Across the road from my childhood home, there used to be a deep forest. The trees were twisted and gnarled, with moss growing on their exposed roots and creatures scuttling away when you peered underneath. It was always cold there, like it was another world. In summer I used to retreat to the damp forest floor and lie on my back, gazing up at the dappled sunlight and songbirds far above me. I would tell myself stories. I was a nymph, the guardian of the woods. Or maybe I was a great heroine who crept out of the forest in the depth of the night to slay villains. As this heroine, I lived in the trees – I even picked out which tree I would build my house in. At night-time when Mum would make me come home I would spend hours drawing elaborate designs of my secret tree house.
I moved away for college. I met my husband there, and we eventually got married and had children of our own. My parents moved into a retirement village and it was nearly twenty years before I found myself driving back past that little house by the forest. I wanted to show my daughter where I had spent my childhood, and I’d often imagined what it would be like to take her there and tell her all the stories I’d made up when I was her age. We’d lie there together on our backs, looking up at the songbirds and planning out tree house together. I even brought a fluffy blanket with us so she wouldn’t get damp leaves in her lovely soft hair.
There wasn’t a forest anymore, though. I almost didn’t recognize at first. I had to look behind me at my old house to make sure I was in the right place.
There were no huge, twisted trees anywhere. No moss, no roots, no shade. There was just a vast green park of neatly manicured lawns and colourful play equipment. Where my beautiful deep forest had been there was only an empty space filled with hot midday sun.
It was like being punched in the chest.
I walked out onto the lawn. The ground had been turned over and levelled, I couldn’t make out any landmarks. Not the little hill that lead down to the now non-existent creek, not the path that lead to the road far over the other side of the park, nothing.
It was just empty. All of it was empty.
My daughter had been waiting for me in the car. I must have left her there for too long, because I heard the car door open and close and then felt a tug on my hand.
“It was too hot in there,” she told me, and then pointed at the play equipment. “Swings! Can you push me?”
I wiped my eyes on my sleeves and nodded, letting her lead me by the hand over to the swings. They would have been about where my beautiful tree-home would have been. I couldn’t imagine what carnage there must have been when they cut the beautiful big trees down, sliced their ancient trunks into pieces and carted them away. They were probably furniture and firewood now – maybe my beautiful tree house was now part of someone’s actual house. Generic, boring and rotting away behind red bricks.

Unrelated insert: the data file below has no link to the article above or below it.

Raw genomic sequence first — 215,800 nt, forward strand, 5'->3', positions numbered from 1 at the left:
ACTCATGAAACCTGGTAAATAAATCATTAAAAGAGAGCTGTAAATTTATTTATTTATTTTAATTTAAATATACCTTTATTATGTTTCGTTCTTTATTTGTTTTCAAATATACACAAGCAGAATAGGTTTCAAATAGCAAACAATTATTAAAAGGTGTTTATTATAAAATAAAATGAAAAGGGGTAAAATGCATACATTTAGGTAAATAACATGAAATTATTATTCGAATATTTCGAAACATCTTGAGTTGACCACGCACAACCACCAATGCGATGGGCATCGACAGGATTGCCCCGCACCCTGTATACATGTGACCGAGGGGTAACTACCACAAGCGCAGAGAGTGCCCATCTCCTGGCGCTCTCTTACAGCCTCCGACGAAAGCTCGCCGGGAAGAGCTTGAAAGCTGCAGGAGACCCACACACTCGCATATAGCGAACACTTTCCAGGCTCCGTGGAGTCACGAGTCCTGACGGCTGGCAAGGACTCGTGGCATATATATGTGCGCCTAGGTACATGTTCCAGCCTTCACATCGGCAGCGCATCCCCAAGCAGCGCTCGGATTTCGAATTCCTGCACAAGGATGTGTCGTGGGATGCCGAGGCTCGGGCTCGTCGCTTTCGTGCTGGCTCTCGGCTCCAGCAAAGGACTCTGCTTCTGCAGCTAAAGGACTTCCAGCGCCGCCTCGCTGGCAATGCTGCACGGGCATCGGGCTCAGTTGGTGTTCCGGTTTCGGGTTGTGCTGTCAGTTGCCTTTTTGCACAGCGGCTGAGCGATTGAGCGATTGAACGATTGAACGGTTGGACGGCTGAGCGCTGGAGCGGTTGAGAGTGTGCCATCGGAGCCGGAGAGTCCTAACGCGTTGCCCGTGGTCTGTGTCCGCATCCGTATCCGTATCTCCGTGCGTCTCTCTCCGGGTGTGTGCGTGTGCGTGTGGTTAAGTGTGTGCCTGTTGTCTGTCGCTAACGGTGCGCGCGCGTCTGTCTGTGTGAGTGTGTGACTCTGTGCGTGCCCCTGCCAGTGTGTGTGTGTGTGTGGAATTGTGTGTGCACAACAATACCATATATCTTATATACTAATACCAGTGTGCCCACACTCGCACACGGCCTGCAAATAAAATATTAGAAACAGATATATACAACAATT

I helped her climb onto the swing and pushed her mechanically, wishing I could share the beautiful forest with her. She would never know what it was like there in the cool shade of the fairytale trees. She would never be a forest nymph or spend hours imagining her tree house.
“Push me higher, Mummy!” she was shrieking in between peals of laughter. “Look!” She dipped her head to the ground with her legs in the air. “I can fly!”
I smiled at her as best I could.
“You should get on the other swing,” she told me. “We can fly together. Maybe we’ll have wings and we’ll live at the top of that building over there!” she said, pointing over at a new office building in the distance. “What will your name be?”
I couldn’t speak. She didn’t need me to. “I’m going to be…” She swung backwards and forwards as I climbed into the swing beside her. “Cloud Girl!” she said. “And I think you should be ‘Cloud Woman’ because you’re my mum. We can be invisible when we’re in the sky!” She was already telling me all about our adventures.
You know, I never thought about being able to fly when I was in my forest.
I pushed off from the ground and stuck my legs in the air. My muscles felt tight and the movements were awkward; it had been years since I’d done anything like this. “So, who did you say we have to protect again?” I asked her, trying to swing as high as she was.
She smiled at me, delighted I was joining her. “Cloud Boy,” she told me. “He’s always getting in to trouble.”
It was actually my poor husband who made me come home that night. My daughter and I sat at the kitchen table while she drew our costumes and told me all about what all the parts of them did.
Well, I suppose ‘Cloud Woman’ wasn’t quite on the same tier as ‘Forest Nymph’ or ‘Night Huntress’. Watching her, though, I could see it was to her.